Next week is National Eating Disorders Awareness Week (NEDAW). According to Identities.mic, one-half of 4th grade girls are on a diet. A new study found that more than half of girls and one-third of boys ages six to eight want thinner bodies. 1 in 4 children has engaged in some type of dieting behavior by age 7.
I had the honor of interviewing Eating Recovery Center of Washington’s Medical Director, Dr. Bakshi, earlier this month. I followed up with her and she shared some more tips with us, including: Body Image & Food: Tips for Encouraging a Healthy Dialogue with Your Child and 5 Tips for Helping Kids Develop Positive Body Image.
The following are attributed to: Dr. Neeru Bakshi, Medical Director, Eating Recovery Center of Washington, www.eatingrecoverycenterwa.com
Body Image & Food: Tips for Encouraging a Healthy Dialogue with Your Child
- Have as many family meals together each week as possible.
- Stop vilifying foods as “junk” or “healthy,” good” or bad”
- Make sure that a variety of foods are offered and accepted in the household
- Stop making disparaging comments about weight or appearance
- Emphasize the importance of body acceptance
- Educate girls and boys about normal change and body development, especially preparing them for puberty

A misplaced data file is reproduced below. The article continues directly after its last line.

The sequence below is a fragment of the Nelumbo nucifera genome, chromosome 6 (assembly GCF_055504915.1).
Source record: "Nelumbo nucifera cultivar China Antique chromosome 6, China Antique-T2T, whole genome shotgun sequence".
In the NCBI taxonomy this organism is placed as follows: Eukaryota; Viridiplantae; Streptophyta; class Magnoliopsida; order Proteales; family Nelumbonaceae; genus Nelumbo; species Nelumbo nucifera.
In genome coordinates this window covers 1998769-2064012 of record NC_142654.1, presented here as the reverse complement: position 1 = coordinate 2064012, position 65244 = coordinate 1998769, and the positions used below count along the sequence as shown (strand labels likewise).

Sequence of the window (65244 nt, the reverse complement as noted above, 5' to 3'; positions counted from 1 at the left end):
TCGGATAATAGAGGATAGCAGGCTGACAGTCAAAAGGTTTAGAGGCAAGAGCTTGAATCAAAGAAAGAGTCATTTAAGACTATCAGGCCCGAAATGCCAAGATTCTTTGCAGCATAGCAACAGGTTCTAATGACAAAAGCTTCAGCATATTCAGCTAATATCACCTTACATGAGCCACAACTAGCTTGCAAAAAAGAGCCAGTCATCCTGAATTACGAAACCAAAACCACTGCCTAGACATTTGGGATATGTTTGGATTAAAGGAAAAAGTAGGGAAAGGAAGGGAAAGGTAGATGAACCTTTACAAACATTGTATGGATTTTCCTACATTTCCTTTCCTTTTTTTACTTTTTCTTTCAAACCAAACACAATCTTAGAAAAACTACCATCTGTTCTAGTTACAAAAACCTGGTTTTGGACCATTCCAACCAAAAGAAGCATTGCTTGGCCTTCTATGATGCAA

- Do not push kids to engage in a sport or activity that they do not like – and if they grow tired of an activity, recognize that forcing them to continue can backfire
- Cook with your children as often as possible – kids often will eat a greater variety of foods if they have an opportunity to cook them
- Teach them critical thinking skills about images they see in the media
- Prepare them for negative “chatter” that they will hear from peers about food, weight and appearance
5 Tips for Helping Kids Develop Positive Body Image
- Set a good example for your kids: Modeling healthy attitudes and behaviors related to food, eating and body image is an important consideration for parents. Be aware of and do not surround your family with individuals (both females and males) that engage in denigrating conversation about their bodies. Comments from women/mothers: “My arms are so big,” or “These are my fat pants,” or from men/fathers: “You better watch out, your butt is getting big like your mother’s” or “Where are your muscles? You better start working out or you will be left behind!” exaggerate the meaning and importance of having a body “ideal” and can lead to serious consequences for your kids’ own body image. If you want to instill body confidence in your kids, show them your own self-confidence. Help your kids cultivate healthy attitudes toward food, body image and weight by striving to be positive role models, silencing “fat talk” and other negative messages, especially about yourself, but also related to others.
- Avoid bringing attention to how your child looks or how much they weigh – Talk to your kids about what it means to be healthy and urge them not to compare themselves to others or to an ideal reference weight or body size. I urge parents to never focus on how their children look—ie. body shape, size or weight—because we all come in different shapes and sizes. Additionally, when talking to your children about their bodies, stress the importance of what their bodies can do for them—run, stretch, climb, swim, etc.—rather than how it looks.